October 13, 2011

BOOKS: Ready Player One, Ernest Cline (2011)

The world of 2044 is on the verge of collapse, and most people spend their time hooked into the OASIS, which is a massive virtual reality playground where you can visit your favorite fantasy worlds, go to school, meet your friends (who may or may not be people you've ever met face-to-face) in virtual restaurants (or clubs, or chat rooms...). The popularity of virtual reality means that the entire world is in mourning when James Halliday, inventor of the OASIS, dies.

Halliday has one last surprise up his sleeve, though. In a videotaped will, he announces that hidden somewhere in the OASIS is a series of complicated puzzles, and that the first to find and solve them all will inherit his multi-billion dollar estate, which includes ownership of the OASIS. Cline's novel follows high school student Wade on his quest to find and solve Halliday's puzzles, the answers to which are rooted in Halliday's love of the 80s pop culture he grew up on.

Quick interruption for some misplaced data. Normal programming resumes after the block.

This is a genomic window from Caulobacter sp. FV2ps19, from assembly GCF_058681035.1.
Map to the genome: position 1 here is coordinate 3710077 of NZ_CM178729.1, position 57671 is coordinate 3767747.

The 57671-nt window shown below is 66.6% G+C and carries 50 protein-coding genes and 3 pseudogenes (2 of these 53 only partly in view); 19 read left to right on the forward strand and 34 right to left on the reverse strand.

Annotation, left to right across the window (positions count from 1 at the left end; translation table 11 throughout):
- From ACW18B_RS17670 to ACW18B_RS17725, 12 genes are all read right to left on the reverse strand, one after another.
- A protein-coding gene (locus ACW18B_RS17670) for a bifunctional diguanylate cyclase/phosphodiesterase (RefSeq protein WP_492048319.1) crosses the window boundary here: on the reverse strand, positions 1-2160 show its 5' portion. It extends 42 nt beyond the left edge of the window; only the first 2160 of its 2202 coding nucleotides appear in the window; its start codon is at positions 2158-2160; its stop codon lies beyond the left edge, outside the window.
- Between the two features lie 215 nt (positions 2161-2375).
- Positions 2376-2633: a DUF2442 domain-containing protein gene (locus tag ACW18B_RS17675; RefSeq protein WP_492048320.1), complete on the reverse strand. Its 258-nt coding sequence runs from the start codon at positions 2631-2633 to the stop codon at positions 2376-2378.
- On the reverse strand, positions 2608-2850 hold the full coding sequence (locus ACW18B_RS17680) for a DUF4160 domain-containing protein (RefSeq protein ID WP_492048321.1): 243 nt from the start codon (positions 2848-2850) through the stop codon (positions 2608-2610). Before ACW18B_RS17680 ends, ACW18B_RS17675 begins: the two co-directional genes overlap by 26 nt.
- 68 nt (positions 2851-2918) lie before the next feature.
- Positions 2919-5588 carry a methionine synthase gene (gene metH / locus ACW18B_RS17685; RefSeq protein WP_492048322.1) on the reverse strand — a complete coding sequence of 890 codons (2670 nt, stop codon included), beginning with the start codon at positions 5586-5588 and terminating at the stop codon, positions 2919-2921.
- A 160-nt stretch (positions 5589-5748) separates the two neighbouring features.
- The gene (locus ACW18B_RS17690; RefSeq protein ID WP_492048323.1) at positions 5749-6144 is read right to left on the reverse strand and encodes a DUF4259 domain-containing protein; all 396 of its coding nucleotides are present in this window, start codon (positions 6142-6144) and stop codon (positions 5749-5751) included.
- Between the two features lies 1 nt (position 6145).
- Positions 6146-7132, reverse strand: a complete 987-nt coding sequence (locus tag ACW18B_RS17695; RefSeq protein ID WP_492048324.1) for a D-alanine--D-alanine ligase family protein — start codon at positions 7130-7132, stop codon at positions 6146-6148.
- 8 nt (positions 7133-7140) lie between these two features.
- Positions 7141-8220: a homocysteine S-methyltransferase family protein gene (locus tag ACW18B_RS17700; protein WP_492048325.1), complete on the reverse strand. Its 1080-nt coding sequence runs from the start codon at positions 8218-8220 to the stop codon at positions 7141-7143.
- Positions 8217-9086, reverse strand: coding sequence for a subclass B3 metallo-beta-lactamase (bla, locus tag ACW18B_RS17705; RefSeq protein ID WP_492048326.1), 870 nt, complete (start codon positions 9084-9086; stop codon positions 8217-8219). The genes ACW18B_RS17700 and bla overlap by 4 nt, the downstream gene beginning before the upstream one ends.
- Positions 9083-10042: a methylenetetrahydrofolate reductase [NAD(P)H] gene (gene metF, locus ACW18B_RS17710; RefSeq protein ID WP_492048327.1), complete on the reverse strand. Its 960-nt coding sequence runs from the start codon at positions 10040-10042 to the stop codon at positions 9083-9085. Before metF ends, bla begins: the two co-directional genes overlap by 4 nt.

It's a reasonably entertaining story, and Cline's vision of the OASIS, of lives spent in virtual reality, is fascinating. But I suspect that most of what I liked about the book was the opportunity to stroll down memory lane, playing "spot the reference" with the pop culture of my own teen years. If you're a child of the 80s, you might enjoy this; if you aren't, I don't think it'll have much to offer you.

No comments: